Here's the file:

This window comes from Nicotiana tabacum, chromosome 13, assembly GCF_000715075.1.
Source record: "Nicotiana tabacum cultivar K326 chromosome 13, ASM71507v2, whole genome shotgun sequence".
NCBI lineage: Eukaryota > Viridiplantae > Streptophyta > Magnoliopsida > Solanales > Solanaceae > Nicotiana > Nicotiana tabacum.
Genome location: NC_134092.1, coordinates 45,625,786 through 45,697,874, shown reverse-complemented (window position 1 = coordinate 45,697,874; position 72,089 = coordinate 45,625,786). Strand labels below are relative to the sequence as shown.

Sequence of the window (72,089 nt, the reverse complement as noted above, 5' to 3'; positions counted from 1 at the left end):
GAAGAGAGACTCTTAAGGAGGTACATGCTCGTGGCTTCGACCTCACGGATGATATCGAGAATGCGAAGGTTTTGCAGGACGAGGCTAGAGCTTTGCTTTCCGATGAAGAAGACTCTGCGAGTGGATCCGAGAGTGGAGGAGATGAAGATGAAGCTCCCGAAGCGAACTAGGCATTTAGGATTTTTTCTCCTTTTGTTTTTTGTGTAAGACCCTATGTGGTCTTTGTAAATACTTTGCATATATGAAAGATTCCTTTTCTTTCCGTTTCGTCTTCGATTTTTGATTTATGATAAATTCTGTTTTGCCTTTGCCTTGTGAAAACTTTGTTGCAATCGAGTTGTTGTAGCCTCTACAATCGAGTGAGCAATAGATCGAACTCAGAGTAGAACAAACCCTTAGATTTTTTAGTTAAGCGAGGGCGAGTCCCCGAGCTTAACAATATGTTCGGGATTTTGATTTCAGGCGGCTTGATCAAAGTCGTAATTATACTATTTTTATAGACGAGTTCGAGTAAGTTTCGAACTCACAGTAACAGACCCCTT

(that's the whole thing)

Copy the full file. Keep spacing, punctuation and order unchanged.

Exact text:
This window comes from Nicotiana tabacum, chromosome 13, assembly GCF_000715075.1.
Source record: "Nicotiana tabacum cultivar K326 chromosome 13, ASM71507v2, whole genome shotgun sequence".
NCBI lineage: Eukaryota > Viridiplantae > Streptophyta > Magnoliopsida > Solanales > Solanaceae > Nicotiana > Nicotiana tabacum.
Genome location: NC_134092.1, coordinates 45,625,786 through 45,697,874, shown reverse-complemented (window position 1 = coordinate 45,697,874; position 72,089 = coordinate 45,625,786). Strand labels below are relative to the sequence as shown.

Sequence of the window (72,089 nt, the reverse complement as noted above, 5' to 3'; positions counted from 1 at the left end):
GAAGAGAGACTCTTAAGGAGGTACATGCTCGTGGCTTCGACCTCACGGATGATATCGAGAATGCGAAGGTTTTGCAGGACGAGGCTAGAGCTTTGCTTTCCGATGAAGAAGACTCTGCGAGTGGATCCGAGAGTGGAGGAGATGAAGATGAAGCTCCCGAAGCGAACTAGGCATTTAGGATTTTTTCTCCTTTTGTTTTTTGTGTAAGACCCTATGTGGTCTTTGTAAATACTTTGCATATATGAAAGATTCCTTTTCTTTCCGTTTCGTCTTCGATTTTTGATTTATGATAAATTCTGTTTTGCCTTTGCCTTGTGAAAACTTTGTTGCAATCGAGTTGTTGTAGCCTCTACAATCGAGTGAGCAATAGATCGAACTCAGAGTAGAACAAACCCTTAGATTTTTTAGTTAAGCGAGGGCGAGTCCCCGAGCTTAACAATATGTTCGGGATTTTGATTTCAGGCGGCTTGATCAAAGTCGTAATTATACTATTTTTATAGACGAGTTCGAGTAAGTTTCGAACTCACAGTAACAGACCCCTT